It was not that long ago that the typical experience of banking was a three-hour visit to a long darkly-lit, dusty hall with walls painted sometime in the 1970s and manned by tired-looking staff working with the snail-like speed of a typical Nigerian government worker.
The new upstart banks have changed the comfort and speed of the Nigerian banking industry. They have invested in imposing bank branch buildings with brightly lit, air-conditioned halls equipped with airport-style seating and young, energetic smartly dressed staff waiting to assist. Branches are now highly computerized and interconnected with world class software and ATMs to provide more efficient and faster banking services.
However, despite the reshaping of the banking industry over the last few years, there are only around 30 million accounts in the entire banking industry. This seems like a lot until you compare it to the 85 million active mobile subscribers and the 68 million voters registered recently by INEC which both provide indicators of potential market size. This suggests that somewhere between 50-70% of the Nigerian working age population remain unbanked.
It is evident that Nigerian banks have mostly been catering to a slice of the Nigerian population which is generally urbane and comprises workers at medium to large private businesses, government salaried employees and university students.
Clearly left out of the banking equation are all those people that make up the teeming informal markets that characterize a large part the Nigerian economy – the small-scale trader, market stall operator, suya seller, salon tailor, okada rider, danfo driver and the rural farmer. To bring these unbanked millions into the system will require fundamentally more creative and innovative thinking from Nigerian banks and the use of better business intelligence.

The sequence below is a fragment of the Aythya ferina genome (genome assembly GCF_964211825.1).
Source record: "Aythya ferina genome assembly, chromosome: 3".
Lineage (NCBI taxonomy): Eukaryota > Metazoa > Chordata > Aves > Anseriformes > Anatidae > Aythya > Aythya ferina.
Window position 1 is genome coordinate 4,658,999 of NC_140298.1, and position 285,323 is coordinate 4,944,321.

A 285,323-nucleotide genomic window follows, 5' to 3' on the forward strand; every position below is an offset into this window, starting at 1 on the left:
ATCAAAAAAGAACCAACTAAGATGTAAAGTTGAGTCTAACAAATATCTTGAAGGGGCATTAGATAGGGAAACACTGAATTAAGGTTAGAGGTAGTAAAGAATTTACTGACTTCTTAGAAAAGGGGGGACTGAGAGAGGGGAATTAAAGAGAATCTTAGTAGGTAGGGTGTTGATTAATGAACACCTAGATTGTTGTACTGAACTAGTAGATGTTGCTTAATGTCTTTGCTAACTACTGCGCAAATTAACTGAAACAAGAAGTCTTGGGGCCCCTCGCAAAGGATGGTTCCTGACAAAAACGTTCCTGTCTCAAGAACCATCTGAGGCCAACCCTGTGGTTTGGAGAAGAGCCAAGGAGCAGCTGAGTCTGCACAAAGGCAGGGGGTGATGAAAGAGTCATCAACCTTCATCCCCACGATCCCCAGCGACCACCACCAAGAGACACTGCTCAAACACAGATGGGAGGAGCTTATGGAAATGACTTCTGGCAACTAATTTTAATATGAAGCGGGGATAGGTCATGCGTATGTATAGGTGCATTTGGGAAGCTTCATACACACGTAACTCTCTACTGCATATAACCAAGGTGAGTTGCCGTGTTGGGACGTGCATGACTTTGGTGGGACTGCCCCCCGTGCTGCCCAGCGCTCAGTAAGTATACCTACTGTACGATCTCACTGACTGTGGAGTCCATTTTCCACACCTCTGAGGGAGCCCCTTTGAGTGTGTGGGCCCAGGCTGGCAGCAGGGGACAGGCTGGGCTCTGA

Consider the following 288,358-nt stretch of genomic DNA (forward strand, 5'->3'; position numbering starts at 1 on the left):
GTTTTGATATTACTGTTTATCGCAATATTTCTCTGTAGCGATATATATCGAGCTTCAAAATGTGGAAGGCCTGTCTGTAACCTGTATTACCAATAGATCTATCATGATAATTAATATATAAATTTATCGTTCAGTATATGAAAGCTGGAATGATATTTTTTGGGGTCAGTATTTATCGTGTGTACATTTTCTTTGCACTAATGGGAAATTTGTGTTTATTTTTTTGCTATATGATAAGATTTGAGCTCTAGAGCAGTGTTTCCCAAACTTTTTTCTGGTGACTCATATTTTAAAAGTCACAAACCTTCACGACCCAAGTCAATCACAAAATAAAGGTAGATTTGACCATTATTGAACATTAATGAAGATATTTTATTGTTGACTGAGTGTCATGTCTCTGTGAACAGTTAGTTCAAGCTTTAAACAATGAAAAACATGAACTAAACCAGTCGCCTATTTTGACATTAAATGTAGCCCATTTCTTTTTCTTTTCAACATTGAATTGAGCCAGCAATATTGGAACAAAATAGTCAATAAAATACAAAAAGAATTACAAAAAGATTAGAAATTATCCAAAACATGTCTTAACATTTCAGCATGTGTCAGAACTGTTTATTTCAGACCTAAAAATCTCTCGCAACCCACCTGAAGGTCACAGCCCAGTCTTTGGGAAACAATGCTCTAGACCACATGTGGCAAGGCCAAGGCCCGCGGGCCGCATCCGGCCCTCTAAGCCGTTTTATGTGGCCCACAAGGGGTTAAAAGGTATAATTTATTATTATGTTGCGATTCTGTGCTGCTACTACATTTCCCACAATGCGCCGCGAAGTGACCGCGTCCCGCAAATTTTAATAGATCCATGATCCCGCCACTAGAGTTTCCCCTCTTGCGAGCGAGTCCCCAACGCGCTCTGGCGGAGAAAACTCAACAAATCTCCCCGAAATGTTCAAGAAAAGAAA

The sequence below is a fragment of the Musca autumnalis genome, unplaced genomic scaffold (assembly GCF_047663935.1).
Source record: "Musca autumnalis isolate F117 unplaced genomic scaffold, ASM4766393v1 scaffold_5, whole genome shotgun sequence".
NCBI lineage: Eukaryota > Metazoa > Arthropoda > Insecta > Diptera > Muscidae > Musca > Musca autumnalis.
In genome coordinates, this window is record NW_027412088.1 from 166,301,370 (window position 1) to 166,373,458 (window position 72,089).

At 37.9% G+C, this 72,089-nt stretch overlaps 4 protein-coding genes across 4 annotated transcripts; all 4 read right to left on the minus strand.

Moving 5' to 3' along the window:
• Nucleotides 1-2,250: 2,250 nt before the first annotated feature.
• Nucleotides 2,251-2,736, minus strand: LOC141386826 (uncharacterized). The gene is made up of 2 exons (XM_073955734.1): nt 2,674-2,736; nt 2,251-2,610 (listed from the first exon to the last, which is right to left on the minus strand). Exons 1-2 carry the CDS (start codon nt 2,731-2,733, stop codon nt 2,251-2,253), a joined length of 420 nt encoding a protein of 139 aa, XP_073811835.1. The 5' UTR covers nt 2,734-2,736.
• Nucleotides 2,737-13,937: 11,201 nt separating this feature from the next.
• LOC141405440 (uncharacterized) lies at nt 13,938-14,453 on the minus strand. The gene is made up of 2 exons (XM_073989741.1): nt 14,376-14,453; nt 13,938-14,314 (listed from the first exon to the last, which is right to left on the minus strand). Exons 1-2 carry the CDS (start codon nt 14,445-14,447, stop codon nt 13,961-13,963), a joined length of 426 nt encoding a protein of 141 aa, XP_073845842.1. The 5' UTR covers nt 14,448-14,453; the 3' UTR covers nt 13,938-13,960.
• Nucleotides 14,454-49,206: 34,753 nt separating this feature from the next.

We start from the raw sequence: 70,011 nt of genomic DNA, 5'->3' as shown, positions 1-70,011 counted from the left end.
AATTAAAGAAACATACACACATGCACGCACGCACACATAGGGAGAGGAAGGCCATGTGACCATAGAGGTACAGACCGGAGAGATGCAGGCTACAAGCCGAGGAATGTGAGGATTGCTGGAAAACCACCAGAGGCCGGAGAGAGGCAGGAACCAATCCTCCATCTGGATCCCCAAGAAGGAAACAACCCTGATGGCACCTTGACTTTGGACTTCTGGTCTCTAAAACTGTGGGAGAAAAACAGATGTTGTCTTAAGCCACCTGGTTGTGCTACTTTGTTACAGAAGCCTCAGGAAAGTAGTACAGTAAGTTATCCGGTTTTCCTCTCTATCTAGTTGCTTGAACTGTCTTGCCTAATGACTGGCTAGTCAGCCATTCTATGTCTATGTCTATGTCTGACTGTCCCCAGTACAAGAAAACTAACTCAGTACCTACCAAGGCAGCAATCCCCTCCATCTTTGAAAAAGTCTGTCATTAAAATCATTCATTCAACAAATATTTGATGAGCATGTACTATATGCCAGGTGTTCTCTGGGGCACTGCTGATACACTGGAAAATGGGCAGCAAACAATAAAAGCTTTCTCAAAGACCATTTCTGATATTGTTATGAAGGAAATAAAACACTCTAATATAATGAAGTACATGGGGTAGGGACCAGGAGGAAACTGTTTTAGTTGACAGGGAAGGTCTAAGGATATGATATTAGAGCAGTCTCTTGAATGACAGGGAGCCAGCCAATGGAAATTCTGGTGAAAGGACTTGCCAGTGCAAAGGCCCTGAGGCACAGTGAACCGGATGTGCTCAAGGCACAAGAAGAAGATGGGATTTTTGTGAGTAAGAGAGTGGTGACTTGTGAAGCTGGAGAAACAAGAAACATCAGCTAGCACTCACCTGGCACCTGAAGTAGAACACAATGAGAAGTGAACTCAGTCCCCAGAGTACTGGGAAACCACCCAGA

For one, it needs a rethinking of the existing one-size-fits-all branch model Nigerian banks have rolled out across the country in their recent stock-market fueled expansion drive. Many of those brances while profitable in a Lagos commercial setting, are huge cost centers when replicated in areas with vastly weaker economics. Banks need now to experiment with different branch formats to suit the less densely populated, less wealthy and smaller urban and rural markets.
The hub-and-spoke model which the airline and transport industry has used to great effect in providing services to far-flung and remote communities has great applicability especially in Nigeria where banking customers are geographically spread out. In this model, a series of central hubs for example in major cities provide main services to smaller branches (“spokes”) within a certain area. These spokes can be as small as a two or three-person office providing basic transactional banking services or in the case of mobile banking it can even be as small as a single-person kiosk.
The thought of a kiosk serving as a bank branch would instinctively make many of Nigeria’s image-conscious bankers recoil in horror. But this is at base what is is behind the explosive success of mobile banking in Kenya. An agent working out of a kiosk acts as a branch where customers can deposit money, or make cash withdrawals into and from their mobile account. The customer then can send or receive money transfers and make payments through their phone.
Periodically, the agent liases with a central hub for cash management and account settlement. The mobile banking model provides a low-cost and highly scalable spoke for the banking industry to deliver basic banking services to the Nigerian masses without the huge overhead costs of setting up and running a branch designed and scaled for an Adeola Odeku, Victoria Island location.
In just three years of operation, there are already over 14 million account holders for the market leading M-Pesa brand in Kenya and over 25,000 outlets. This is significantly more than the 8.5 million bank account holders and 85 bank branches recorded in that country. More importantly over 50% of the country’s poor, rural and unbanked population use the service transacting the equivalent of around $1.5 billion per year.
Can the M-Pesa Kenyan experience be replicated in Nigeria? With a huge unbanked population of 30-60 million and with less than 6,000 bank branches in the whole country, the potential is enormous for taking banking beyond main cities into small towns and villages. One can imagine that mobile banking can easily expand branches to over 100,000 points of presence, bring $3-5 billion into the banking system and create an additional $10 billion in transactions.
Whether this potential can be realized is a whole different story. Unlike in Kenya, where the regulator allowed Safaricom to prove the concept, the CBN has put the banks in the driving seat requiring mobile companies and mobile payment providers to partner with them. This will require Nigerian banks to be a lot more innovative than they are at present.